Optic neuritis and risk of MS: Differential diagnosis and management

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ABSTRACTOptic neuritis, a cause of sudden vision loss, often heralds the onset of multiple sclerosis (MS) within the next few years. It is important to distinguish optic neuritis from other types of optic neuropathy so that treatment can be started promptly, possibly delaying the onset of MS.


  • Optic neuritis is most common in women in their 20s and 30s, whereas ischemic optic neuropathy, which is more common, primarily affects older people.
  • The diagnosis of optic neuritis is primarily clinical, but magnetic resonance imaging confirms the diagnosis and, more importantly, assesses the risk of MS.
  • Intravenous methylprednisolone (Solu-Medrol) does not affect the long-term visual outcome, but it speeds visual recovery and reduces the risk of MS. Surprisingly, oral prednisone seems to increase the risk of recurrent optic neuritis and is therefore contraindicated.
  • Early treatment with interferon beta reduces the risk of MS and should be considered in patients at high risk.



Two days ago, a 27-year-old woman noticed that her vision was blurry in her right eye. She has come to see her primary care physician for advice. This is the first time this has happened to her. She describes seeing a grayish blur over the center of her vision, but she has not noted any other symptoms except for some soreness around the right eye, which is worse with eye movements.

How should she be assessed and treated?


Sudden vision loss is one of the more common problems encountered in ophthalmology and neurology.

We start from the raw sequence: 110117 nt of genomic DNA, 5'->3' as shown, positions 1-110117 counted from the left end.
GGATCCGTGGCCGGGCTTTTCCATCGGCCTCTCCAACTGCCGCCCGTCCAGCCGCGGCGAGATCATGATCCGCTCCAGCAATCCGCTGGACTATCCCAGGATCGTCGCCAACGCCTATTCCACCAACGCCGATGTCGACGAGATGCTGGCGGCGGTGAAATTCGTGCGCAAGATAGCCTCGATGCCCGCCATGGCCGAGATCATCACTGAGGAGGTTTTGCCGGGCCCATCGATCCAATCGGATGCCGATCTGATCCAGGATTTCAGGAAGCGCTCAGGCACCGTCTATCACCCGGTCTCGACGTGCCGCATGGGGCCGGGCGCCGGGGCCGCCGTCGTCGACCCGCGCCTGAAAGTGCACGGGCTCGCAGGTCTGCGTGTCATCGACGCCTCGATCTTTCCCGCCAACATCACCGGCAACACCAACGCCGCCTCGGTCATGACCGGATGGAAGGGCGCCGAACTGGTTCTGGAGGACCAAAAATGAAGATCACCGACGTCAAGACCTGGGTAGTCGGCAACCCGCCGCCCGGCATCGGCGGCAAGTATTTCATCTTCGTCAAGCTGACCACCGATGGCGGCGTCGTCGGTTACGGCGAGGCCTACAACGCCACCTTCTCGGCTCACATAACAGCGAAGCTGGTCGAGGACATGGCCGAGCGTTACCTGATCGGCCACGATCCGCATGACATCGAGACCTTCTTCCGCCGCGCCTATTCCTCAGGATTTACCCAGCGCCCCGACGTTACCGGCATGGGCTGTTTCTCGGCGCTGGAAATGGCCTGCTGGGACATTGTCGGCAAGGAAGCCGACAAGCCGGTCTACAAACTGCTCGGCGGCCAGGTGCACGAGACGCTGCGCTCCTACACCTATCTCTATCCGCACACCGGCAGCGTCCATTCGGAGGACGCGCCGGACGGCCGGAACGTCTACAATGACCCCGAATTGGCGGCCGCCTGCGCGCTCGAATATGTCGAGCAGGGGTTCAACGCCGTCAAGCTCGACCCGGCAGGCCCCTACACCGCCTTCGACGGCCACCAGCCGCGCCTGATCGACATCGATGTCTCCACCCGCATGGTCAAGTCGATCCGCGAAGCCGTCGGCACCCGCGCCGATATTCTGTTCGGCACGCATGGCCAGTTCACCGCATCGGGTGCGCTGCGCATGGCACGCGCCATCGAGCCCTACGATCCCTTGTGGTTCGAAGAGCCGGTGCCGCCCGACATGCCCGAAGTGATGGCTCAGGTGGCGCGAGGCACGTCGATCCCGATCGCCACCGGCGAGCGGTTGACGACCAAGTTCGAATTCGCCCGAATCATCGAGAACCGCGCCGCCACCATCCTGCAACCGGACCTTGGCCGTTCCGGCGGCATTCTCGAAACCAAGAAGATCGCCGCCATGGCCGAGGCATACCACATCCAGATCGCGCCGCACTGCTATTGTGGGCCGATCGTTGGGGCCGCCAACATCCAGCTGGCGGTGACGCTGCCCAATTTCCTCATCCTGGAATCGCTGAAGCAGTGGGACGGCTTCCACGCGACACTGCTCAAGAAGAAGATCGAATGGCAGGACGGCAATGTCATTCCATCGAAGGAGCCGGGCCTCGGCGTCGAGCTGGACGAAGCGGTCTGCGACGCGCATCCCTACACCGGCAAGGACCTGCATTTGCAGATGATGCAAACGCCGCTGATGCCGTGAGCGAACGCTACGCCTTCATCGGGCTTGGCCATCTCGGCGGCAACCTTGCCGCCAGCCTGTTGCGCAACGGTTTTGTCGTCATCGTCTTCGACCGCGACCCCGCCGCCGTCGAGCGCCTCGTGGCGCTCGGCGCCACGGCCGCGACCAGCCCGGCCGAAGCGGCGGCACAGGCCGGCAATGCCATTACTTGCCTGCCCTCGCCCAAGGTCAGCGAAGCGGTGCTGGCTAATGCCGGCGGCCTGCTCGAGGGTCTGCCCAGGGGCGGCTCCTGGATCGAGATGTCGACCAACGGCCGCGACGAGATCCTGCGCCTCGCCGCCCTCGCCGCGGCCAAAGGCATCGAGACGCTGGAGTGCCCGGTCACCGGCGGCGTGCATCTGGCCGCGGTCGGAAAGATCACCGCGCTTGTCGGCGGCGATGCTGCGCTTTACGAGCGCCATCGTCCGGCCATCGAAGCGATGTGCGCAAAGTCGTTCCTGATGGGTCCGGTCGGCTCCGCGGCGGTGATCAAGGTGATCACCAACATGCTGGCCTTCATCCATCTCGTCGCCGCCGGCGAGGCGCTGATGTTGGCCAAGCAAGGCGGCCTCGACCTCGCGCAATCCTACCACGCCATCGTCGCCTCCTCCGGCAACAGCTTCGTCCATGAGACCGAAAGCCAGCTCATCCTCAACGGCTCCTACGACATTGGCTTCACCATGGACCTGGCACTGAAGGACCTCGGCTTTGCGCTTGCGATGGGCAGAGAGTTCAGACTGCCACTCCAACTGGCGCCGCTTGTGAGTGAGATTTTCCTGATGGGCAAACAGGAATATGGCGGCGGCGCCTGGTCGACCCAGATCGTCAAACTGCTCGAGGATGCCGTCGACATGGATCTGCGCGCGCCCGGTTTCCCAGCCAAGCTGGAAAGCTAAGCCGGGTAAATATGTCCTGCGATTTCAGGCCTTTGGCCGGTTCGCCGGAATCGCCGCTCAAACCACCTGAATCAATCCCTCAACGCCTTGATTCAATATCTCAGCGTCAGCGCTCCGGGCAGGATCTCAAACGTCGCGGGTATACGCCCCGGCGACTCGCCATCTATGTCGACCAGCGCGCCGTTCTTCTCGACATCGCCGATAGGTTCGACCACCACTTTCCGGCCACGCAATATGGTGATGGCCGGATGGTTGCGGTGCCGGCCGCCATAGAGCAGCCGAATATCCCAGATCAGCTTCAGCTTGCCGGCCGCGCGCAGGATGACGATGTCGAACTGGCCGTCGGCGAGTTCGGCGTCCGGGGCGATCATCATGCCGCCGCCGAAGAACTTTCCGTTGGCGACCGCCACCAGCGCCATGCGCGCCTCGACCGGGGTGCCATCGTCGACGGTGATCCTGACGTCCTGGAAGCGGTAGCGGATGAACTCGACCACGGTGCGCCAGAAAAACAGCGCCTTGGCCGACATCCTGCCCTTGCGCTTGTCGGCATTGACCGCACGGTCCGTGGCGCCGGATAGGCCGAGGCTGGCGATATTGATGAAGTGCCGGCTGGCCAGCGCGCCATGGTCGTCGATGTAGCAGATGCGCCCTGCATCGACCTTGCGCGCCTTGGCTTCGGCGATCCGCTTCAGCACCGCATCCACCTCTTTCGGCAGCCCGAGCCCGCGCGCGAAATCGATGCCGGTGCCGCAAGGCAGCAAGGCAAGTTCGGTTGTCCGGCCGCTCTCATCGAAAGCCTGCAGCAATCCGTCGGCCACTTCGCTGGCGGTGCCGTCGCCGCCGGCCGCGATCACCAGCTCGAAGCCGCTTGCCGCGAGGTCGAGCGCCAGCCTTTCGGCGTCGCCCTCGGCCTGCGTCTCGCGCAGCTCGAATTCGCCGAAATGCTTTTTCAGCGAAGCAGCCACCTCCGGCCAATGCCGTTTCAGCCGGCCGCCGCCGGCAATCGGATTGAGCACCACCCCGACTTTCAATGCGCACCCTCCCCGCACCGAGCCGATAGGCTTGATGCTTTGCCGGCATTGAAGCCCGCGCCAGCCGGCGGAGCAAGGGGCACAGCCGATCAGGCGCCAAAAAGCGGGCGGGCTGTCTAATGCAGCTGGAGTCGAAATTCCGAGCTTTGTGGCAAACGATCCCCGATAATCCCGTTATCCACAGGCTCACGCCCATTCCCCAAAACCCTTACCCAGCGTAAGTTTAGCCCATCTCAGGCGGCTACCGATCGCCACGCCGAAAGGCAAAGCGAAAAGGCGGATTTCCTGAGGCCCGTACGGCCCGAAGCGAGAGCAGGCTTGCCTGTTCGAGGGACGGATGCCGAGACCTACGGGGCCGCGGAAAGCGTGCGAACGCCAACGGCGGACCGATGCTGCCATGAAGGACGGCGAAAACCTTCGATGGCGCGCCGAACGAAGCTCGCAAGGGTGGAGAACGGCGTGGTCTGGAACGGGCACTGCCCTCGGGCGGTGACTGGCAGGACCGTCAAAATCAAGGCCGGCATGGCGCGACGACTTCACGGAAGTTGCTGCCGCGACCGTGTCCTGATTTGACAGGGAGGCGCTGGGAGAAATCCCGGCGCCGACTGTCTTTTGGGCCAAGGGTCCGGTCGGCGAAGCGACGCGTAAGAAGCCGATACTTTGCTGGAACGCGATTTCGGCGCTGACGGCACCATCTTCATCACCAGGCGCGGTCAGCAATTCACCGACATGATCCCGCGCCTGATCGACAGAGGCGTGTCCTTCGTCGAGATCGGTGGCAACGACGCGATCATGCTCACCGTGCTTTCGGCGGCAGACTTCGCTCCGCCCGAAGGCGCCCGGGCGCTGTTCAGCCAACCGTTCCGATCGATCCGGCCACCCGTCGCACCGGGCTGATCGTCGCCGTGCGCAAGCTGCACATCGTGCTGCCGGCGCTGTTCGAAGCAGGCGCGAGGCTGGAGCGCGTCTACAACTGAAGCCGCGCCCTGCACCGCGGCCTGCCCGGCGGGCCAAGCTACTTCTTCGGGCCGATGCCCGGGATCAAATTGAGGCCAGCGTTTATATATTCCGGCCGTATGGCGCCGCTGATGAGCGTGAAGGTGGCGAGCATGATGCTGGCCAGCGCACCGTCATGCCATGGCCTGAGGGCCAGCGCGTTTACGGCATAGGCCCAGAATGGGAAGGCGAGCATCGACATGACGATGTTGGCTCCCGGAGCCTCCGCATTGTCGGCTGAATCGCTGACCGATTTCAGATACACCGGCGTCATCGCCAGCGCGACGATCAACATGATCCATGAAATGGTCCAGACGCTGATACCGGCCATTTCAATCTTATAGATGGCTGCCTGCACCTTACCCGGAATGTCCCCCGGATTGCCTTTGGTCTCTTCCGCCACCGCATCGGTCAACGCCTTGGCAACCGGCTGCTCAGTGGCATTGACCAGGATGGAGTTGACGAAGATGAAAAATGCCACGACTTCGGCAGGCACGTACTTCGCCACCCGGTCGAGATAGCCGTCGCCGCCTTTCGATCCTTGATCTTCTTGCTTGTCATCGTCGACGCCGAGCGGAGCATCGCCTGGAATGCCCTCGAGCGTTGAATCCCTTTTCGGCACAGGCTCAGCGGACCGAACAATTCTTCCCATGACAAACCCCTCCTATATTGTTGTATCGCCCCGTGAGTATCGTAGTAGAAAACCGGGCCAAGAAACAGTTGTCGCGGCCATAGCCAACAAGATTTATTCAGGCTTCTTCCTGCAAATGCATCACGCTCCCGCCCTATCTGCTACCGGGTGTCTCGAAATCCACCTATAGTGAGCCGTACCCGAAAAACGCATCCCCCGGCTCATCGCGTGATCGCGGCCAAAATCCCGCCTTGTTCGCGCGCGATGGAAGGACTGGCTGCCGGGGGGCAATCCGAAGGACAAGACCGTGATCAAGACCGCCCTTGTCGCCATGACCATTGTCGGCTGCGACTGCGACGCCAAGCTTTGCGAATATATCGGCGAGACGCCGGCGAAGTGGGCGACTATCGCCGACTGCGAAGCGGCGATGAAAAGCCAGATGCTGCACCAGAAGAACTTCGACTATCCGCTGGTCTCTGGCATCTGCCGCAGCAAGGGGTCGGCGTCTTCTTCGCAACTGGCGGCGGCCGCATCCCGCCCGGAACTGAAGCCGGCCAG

Optic neuritis, a demyelinating inflammatory condition that causes acute vision loss, is associated with multiple sclerosis (MS), and recognizing its classic clinical manifestations early is important so that appropriate diagnostic testing (magnetic resonance imaging [MRI]) and treatment (corticosteroids and immunomodulators) can be started.

Although a comprehensive review of all the optic neuropathies is beyond the scope of this paper, in the pages that follow we review some of the most common causes, which may be first seen by the general internist.


There are four subtypes of optic neuritis:

  • Figure 1. In retrobulbar optic neuritis, the inflammation and demyelination occur behind the globe of the eye. The optic disc appears normal with no signs of swelling or pallor.

    Retrobulbar neuritis (Figure 1), or inflammation of the optic nerve behind the eye, is the form most commonly associated with MS.
  • Papillitis (Figure 2), or inflammation of the optic disc, can also be associated with MS.
  • Perineuritis is inflammation of the optic nerve sheath, sparing the optic nerve itself. Usually, patients are older, and vision loss is mild to moderate. Perineuritis is commonly due to infectious or inflammatory conditions, eg, syphilis or sarcoidosis.
  • Figure 2. In papillitis, mild swelling and elevation of the optic disc can be seen. The small splinter hemorrhage seen at 10 o’clock is not typical of optic neuritis associated with multiple sclerosis.

    Neuroretinitis may occur at any age. There is concomitant swelling of the optic nerve and macula. Exudates that form around the macula give the appearance of a star.

Perineuritis and neuroretinitis are not associated with MS, and if they are found they suggest another etiology. In the rest of this review, “optic neuritis” means retrobulbar optic neuritis, the form most commonly seen in clinical practice.


Acute demyelinating optic neuritis most often affects women in their 20s and 30s.1–3 Studies in the United States have estimated its annual incidence to be 5.1 to 6.4 per 100,000.4,5 The incidence is higher in populations at higher latitudes and lower near the equator. It is less common in blacks than in whites.6

In children, optic neuritis is not as strongly associated with MS, especially when there is optic disc swelling or bilateral involvement. Most children have a good visual outcome, although approximately 20% may be visually disabled.7–9